Should the Braves rotation take precedence over the bullpen at the trade deadline?

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We are closing in on one month until the MLB’s trade deadline, which is about the time where things start to get real interesting. From here until July 31st, more and more teams are going to decide 2019 isn’t their year, raise the white flag, and start ponying up whatever they have that’s worth anything. The Braves are firmly in control of their division and have one of the most talented farm systems in all of baseball. They are poised to be significant players in the buyer’s market.

That part is known. What remains to be seen is where Alex Anthopoulos’ priorities will be leading up to the deadline. Will he be looking to acquire a front-end starter to lead the Braves inconsistent rotation, or will he focus on a closer to fix the issues in the ninth inning that have been ongoing. Both is also an option and completely fathomable, but which one do the Braves need more.

This was not the case a month ago, but there are more questions than answers in the Braves rotation. Mike Soroka is the only arm that can be consistently relied on at this moment, and even he could experience some rookie regression as this season goes on. Max Fried, who was nearly unhittable in April, has already suffered from some of those setbacks. Julio Teheran is the definition of an enigma; Folty and Gaus have been so bad that their next outings will be in AAA, and who knows what to expect from Dallas Keuchel as he shakes off the cobwebs.

The Braves rotation is not anywhere near World Series ready, and the numbers are there to back it up.

Atlanta currently sits 18th in the MLB in starter’s ERA (4.64) – two spots behind the Phillies (4.46) – whose rotation I consider to be in shambles. Among NL teams, they rank 11 out of 15 and easily have the highest ERA among division leaders. I’ve always said pitching wins championships, and I can’t remember a rotation this discombobulated making it through the trials of October. If Atlanta is trying to make a run, which they are, they have to find some stability in their rotation.

The most imaginable way for that to happen is via a trade. Marcus Stroman, Trevor Bauer, and Madison Bumgarner are a few starters that will be dangled in front of contenders over the next month. They would all be fantastic additions and should be attainable for the Braves without handing over the entire farm. However, a trade isn’t the only way Atlanta could find peace at the top of their rotation.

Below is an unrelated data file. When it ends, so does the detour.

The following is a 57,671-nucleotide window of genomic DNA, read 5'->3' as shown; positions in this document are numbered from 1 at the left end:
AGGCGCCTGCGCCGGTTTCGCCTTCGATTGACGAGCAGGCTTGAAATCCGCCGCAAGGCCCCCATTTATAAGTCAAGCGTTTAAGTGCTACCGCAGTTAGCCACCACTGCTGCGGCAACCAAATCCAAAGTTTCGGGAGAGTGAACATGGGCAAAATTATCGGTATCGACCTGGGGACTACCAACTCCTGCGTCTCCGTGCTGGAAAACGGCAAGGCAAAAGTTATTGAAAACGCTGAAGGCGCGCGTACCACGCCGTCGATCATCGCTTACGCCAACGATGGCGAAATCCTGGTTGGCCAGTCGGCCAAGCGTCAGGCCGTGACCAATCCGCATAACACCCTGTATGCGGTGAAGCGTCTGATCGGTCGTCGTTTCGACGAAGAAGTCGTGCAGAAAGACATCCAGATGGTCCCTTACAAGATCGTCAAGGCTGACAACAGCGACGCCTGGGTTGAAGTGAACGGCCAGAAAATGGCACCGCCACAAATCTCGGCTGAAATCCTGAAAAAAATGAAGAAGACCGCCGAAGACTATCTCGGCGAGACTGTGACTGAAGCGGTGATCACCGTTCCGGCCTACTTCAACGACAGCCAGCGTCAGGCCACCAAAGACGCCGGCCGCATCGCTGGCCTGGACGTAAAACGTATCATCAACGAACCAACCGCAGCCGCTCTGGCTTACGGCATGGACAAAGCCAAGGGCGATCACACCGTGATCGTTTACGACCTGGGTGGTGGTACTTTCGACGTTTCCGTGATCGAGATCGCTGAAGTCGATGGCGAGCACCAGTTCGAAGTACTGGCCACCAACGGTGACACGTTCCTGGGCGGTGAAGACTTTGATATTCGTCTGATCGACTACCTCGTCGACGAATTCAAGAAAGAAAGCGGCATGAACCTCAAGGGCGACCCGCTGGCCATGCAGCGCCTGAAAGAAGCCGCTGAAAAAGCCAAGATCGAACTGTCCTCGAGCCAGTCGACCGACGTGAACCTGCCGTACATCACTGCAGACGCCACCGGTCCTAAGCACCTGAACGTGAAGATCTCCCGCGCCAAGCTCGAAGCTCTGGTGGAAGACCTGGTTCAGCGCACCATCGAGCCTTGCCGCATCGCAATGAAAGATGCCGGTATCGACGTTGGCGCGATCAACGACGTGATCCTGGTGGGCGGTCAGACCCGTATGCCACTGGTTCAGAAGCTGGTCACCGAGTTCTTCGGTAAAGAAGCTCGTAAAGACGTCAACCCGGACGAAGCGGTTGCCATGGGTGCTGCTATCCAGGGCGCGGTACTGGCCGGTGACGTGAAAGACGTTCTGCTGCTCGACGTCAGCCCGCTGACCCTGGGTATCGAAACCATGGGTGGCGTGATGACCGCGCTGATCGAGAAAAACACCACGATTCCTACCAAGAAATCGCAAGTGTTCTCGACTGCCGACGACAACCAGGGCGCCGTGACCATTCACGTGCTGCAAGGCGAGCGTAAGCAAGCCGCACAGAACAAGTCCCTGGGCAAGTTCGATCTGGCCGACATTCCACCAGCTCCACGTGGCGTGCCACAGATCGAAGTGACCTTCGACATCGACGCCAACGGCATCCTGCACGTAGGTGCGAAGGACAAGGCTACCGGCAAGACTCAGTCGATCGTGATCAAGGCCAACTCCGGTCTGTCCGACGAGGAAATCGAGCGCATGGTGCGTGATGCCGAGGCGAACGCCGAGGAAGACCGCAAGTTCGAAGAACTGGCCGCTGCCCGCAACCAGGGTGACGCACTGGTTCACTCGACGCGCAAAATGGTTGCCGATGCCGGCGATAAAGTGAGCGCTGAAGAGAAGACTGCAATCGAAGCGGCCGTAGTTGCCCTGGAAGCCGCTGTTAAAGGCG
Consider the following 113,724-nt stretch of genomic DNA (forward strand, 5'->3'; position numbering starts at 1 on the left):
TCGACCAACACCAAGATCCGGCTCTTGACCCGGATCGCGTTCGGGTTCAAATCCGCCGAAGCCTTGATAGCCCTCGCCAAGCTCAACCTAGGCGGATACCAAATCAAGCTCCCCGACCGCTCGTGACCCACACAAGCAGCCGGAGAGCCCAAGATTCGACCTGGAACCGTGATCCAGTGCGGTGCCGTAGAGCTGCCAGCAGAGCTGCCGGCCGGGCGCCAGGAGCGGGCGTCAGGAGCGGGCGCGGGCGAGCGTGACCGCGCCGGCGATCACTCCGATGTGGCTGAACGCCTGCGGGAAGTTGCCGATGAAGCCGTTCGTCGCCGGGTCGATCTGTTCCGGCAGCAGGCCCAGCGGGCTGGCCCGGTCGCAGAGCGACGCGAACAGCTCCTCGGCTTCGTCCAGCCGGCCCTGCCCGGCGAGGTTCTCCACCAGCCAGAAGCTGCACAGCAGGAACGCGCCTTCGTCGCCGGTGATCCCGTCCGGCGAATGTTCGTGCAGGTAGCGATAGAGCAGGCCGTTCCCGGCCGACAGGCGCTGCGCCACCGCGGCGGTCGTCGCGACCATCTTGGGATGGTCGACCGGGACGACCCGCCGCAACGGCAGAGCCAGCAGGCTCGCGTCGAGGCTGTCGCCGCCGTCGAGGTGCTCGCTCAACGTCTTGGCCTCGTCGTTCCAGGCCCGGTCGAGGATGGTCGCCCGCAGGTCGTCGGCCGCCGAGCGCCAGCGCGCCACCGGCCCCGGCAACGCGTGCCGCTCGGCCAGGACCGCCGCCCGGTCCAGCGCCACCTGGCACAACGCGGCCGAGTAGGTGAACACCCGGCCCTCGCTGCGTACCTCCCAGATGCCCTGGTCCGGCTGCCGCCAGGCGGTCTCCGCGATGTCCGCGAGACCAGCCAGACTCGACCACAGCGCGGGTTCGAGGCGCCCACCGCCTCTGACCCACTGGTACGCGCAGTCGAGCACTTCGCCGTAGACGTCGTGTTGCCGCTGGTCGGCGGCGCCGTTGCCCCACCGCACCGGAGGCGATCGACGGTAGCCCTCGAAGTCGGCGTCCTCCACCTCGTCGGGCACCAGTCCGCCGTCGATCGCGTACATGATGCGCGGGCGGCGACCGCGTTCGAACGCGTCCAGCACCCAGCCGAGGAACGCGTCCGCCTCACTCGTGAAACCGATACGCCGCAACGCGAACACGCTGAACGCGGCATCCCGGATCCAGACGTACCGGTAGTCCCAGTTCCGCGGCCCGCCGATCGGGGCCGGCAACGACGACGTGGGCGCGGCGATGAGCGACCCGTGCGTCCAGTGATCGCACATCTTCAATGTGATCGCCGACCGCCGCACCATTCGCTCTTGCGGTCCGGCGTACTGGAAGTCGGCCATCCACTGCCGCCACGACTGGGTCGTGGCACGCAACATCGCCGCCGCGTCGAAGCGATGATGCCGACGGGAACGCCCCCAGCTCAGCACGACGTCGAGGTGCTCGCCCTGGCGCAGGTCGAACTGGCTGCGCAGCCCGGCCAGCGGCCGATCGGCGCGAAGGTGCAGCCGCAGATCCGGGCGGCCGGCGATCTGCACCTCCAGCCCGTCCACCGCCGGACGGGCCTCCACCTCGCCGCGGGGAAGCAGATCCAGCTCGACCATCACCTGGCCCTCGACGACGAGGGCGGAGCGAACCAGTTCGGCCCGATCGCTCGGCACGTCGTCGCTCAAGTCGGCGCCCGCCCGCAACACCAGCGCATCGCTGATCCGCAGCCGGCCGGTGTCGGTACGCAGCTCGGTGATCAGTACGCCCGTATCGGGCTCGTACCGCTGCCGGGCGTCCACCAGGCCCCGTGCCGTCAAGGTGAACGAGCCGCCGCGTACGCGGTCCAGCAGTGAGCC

The Braves expect Dallas Keuchel to be a huge boost; they believe in Max Fried, and Mike Foltynewicz is a candidate for a resurgence in the second half if he can overcome the demons that have plagued him thus far. It would be gutsy, but Alex Anthopoulos could roll the dice with this group and bank on the pieces to fall in place by season’s end – much like he did with the offense this past offseason.

The same cannot be said for the bullpen. The Braves have squeezed out every bit of this makeshift unit, and it’s created a significant advantage for them over the last month or so. With that said, it would be short-sighted to believe this production can last the entire year and into the postseason.

Since the arrival of Anthony Swarzak, the Braves have the best bullpen in baseball and have found an excellent foundation to rely upon going forward. But they cannot afford to go on without adding a substantial upgrade in the ninth inning.

By now, we know Luke Jackson is not the permanent answer. Internal options are available, but Newk, Toussaint, Webb, and Swarzak shouldn’t be expected to be any better – especially come the postseason – when those last three outs become the hardest in a pitcher’s life.

Atlanta has developed a weapon in their pen, mostly because bullpens across the league have been egregious. That doesn’t mean they should not patch up the most glaring hole on their roster. The best teams, the ones that win championships, continue to better themselves, continue to be aggressive. The Braves have no excuse not to acquire a top-flight closer and turn their bullpen into one of the strongest in the MLB. While bringing in another starter would be nice, the lack of game-changing arms available may inflate prices, making them poor investments. The Braves should be considering adding to their rotation, but it should not take precedence over solidifying their bullpen.

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